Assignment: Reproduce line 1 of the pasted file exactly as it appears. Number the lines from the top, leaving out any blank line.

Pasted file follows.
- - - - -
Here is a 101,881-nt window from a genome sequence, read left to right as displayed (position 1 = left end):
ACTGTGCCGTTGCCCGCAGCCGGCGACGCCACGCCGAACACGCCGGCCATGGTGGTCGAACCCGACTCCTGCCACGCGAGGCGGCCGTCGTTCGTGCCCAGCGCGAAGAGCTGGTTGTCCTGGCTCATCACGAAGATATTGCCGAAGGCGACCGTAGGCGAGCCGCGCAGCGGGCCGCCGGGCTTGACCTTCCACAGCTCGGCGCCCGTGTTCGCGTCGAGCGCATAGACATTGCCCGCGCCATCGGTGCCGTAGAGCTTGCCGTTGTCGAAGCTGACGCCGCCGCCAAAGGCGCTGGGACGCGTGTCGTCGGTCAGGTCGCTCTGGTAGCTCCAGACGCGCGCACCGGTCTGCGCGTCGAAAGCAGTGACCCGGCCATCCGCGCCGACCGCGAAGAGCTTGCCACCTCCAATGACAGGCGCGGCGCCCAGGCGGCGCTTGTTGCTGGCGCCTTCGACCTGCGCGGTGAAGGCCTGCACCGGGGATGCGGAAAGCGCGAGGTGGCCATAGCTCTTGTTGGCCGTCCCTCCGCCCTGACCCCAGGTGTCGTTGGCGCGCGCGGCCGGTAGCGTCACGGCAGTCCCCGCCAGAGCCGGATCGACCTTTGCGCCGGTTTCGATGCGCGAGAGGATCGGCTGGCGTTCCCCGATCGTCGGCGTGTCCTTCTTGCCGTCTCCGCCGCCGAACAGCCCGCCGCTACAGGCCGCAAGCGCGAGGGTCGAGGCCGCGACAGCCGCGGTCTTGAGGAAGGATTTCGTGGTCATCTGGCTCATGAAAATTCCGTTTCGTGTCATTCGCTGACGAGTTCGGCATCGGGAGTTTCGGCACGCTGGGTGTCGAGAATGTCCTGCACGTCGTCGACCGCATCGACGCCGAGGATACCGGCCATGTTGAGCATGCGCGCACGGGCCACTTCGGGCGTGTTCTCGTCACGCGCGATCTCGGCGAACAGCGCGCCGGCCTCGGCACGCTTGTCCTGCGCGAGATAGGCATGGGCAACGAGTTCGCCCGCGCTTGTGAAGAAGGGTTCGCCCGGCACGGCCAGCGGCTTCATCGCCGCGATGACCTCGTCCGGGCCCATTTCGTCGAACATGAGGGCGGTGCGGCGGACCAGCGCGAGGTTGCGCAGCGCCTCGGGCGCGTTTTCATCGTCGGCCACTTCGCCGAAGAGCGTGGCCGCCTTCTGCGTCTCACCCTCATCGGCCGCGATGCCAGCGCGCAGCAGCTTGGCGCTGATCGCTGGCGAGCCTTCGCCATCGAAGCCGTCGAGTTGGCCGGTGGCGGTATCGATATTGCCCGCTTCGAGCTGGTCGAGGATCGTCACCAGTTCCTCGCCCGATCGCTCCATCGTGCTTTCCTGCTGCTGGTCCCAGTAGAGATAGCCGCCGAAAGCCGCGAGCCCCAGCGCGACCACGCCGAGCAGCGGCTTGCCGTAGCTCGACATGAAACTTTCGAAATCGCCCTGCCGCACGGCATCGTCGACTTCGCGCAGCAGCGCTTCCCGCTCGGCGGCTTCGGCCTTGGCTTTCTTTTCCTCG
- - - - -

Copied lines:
Here is a 101,881-nt window from a genome sequence, read left to right as displayed (position 1 = left end):